As the final whistle attempted to pierce the noise of the crowd, both the North and South Stands were still in full voice, the air around the stadium was that of dejection; similar to at a party that has quickly, and unexpectedly, run out of booze. We headed back to the centre of Belgrade to join the Saturday night revellers in the Three Carrots pub. As the other lads left late on to go to the airport, I left for the hostel, ready for another three days in the city.

I spent a lot of time talking to Zvezda fans during those days. The inevitable question would arrive immediately after they found out I had been to Marakana: “So, who do you support?” It was a question I had heard many times since my arrival; every stranger who met each other, whether they were both Serbs or Serb and English, had asked the other person that. By the end of my first pint after the match I had perfected a confident answer; the confidence growing not just as a result of the impression left on me by the Marakana support, but by the derby hurt glowing in the eyes of the person talking to me. “I’m Zvezda, who do you support?” A grin would sweep across the face before the reply: “Zvezda! Me too. We’re the best team. What did you think of our supporters?”

One Zvezda fan summed up their feelings of what makes the Eternal Derby so special: “The Belgrade derby is a world phenomenon. The standard of football is low but everything else is top class. That’s why it’s the biggest. We have the best atmosphere; the loudest chanting; the most tension, switching between love and hate”.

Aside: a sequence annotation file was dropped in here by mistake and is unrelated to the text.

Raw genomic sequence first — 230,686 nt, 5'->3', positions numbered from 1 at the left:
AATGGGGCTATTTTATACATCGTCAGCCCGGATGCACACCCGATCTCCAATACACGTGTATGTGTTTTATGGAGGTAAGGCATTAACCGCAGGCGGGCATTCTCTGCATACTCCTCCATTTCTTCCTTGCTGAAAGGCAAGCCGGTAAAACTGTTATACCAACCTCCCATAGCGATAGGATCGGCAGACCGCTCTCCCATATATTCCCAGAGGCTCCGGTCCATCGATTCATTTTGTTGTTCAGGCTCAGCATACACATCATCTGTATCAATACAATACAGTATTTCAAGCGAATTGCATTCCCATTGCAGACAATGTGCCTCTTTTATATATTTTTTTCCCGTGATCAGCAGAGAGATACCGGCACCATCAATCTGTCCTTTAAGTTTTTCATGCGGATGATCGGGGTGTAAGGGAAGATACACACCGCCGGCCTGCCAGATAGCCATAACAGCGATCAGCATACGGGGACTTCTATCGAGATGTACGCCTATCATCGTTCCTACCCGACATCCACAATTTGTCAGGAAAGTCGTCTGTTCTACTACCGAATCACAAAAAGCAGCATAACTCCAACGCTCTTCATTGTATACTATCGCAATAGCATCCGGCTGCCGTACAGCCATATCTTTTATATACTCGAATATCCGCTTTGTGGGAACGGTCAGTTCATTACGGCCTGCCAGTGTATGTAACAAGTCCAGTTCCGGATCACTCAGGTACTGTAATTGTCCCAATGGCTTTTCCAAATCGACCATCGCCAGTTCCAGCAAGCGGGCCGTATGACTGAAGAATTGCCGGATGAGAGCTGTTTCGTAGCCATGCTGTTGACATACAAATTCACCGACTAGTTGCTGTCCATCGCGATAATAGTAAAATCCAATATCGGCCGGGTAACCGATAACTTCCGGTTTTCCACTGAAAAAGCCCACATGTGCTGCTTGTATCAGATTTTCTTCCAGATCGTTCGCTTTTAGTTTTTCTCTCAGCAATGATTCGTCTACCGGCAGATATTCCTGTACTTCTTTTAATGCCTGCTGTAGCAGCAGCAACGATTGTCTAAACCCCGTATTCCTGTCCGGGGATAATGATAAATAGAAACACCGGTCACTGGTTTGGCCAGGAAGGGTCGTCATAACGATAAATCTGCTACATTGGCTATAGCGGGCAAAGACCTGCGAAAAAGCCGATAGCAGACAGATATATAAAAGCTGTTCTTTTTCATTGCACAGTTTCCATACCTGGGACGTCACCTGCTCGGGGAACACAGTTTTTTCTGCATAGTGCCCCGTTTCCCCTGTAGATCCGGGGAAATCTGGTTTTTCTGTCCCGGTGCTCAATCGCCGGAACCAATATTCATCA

Sunday resembled one huge hangover, not just in my head but also across the city. Shoppers shuffled along the street looking down; coffee shop couple talked in hushed tones; the Red Star Belgrade fans, numbering many more than Partizan, were hurting. I passed through the usual sights during those days and spent time at a newspaper that produced a profile on me and my observations of the derby. Talk was already of the return fixture and revenge, though by the time it rolls around, Partizan could have secured a sixth successive title. Whatever happens over the course of the season, the greatest atmosphere at any football match in Europe will be in Belgrade, screaming from both the North and the South Stands.

I'll chuck in a few Serbian dinar if you hold both clubs scarves aloft....

....will this do?

Aye lad. #DoublePageSpread

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1 comment:

Danny Last said...

There are loads more photos and videos from this match over on Ultras-Tifo: